A Look Into The Off-Target Protein That Mistakenly Harbors Erectile Dysfunction Drugs
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Humans perceive vision via a specialized tissue at the back of our eye known as the retina. The retina is comprised of highly differentiated and elongated neurons stacked together to perform their function, which is the perception of light. Out of these neurons, rod photoreceptors mediate low-light vision, while cone photoreceptors perceive color vision. Both rod and cone photoreceptors are equipped with exquisite machinery and components necessary for visual phototransduction. Among the visual phototransduction proteins, phosphodiesterase 6 (PDE6) is an essential enzyme that hydrolyzes cyclic guanosine monophosphate (cGMP) in response to light. The reduction in cGMP concentration results in the closure of ion channels in the photoreceptor, leading to human vision.
Rod photoreceptor PDE6 is an atypical member of the phosphodiesterase family (PDEs), comprised of twelve members (PDE1-12). Because of their association with various diseases, PDEs are targets of several widely-used drugs and remain a major target for drug development. However, most drugs have been designed based on their catalytic domains that share high similarity among the PDE family members. As a result, most PDE inhibitors display a high degree of cross-reactivity within the PDE family. For example, PDE5 inhibitors such as sildenafil (Viagra) and vardenafil (Levitra) have multi-billion-dollar drugs that are widely used for the treatment of erectile dysfunction and pulmonary hypertension. But, PDE5 inhibitors have also been associated with several visual side effects, including blurred vision, changes in color vision, extreme sensitivity to light, and, in extreme cases, damage to the optic nerve that relays optical signals to the brain. These side effects are caused by the binding of PDE5 inhibitors to PDE6 in the retina.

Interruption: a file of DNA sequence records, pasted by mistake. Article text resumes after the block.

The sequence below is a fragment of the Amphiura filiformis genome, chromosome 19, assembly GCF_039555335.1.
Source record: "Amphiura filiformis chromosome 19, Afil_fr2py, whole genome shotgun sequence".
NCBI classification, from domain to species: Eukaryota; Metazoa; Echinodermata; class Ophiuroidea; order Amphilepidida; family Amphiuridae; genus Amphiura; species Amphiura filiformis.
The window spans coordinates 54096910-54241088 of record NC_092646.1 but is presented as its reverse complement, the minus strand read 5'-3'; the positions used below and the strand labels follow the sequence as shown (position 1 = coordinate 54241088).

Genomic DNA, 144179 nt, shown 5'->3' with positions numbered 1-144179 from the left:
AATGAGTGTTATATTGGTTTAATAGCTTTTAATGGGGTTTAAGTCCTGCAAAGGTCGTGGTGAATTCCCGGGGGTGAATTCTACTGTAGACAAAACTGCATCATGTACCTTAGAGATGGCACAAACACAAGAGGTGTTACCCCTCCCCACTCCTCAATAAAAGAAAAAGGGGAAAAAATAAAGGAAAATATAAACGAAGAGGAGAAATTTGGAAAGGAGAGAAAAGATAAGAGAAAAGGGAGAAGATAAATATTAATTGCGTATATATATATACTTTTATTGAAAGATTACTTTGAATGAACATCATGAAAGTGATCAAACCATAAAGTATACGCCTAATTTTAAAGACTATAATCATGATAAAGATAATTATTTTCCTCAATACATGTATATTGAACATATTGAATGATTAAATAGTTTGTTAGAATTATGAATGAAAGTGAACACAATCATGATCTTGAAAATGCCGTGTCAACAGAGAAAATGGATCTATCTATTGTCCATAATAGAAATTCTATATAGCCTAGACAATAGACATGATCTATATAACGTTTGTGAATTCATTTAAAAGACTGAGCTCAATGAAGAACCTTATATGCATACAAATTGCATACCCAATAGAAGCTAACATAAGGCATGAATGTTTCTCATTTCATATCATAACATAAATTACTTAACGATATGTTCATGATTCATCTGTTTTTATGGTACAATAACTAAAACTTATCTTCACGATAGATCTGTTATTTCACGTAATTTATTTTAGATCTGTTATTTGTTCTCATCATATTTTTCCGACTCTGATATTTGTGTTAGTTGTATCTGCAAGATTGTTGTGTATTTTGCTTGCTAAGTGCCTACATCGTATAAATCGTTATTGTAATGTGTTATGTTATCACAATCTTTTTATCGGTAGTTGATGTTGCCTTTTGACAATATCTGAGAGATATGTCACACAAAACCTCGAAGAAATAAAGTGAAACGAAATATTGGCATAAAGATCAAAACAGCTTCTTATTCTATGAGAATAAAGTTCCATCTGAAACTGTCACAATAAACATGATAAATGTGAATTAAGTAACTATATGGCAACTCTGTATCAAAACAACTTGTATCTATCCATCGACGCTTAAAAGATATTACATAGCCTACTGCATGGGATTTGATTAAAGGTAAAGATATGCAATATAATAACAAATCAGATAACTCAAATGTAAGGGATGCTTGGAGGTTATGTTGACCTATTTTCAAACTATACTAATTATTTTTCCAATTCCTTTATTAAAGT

In this study, we have determined the structure of the full-length PDE6 using single-particle cryo-electron microscopy. The high-resolution structure of PDE6, an enzyme with great medical and basic scientific interest in vision and beyond, underscores the immense hidden beauty of human vision. The structure of PDE6 reveals several features that were previously unseen, including how the regulatory domains of PDE6 control the activity of its catalytic domain.
The study provides evidence on the reorganization of fish-hook-like regions (known as the GAF β1-β2 loop regions) that form potential signal transduction routes from the regulatory domains of PDE to its catalytic domain. The role of these fish-hook-like regions in controlling PDE activity makes them an interesting target site where a new class of PDE inhibitors can bind and inhibit PDE activity.
In summary, the discovery of these signal-relaying hooks might provide a solid framework for designing selective molecules that can lessen the side effects caused by cross-reactivity of PDE inhibitors.
These findings are described in the article entitled Cryo-EM structure of phosphodiesterase 6 reveals insights into the allosteric regulation of type I phosphodiesterases, recently published in the journal Science Advances.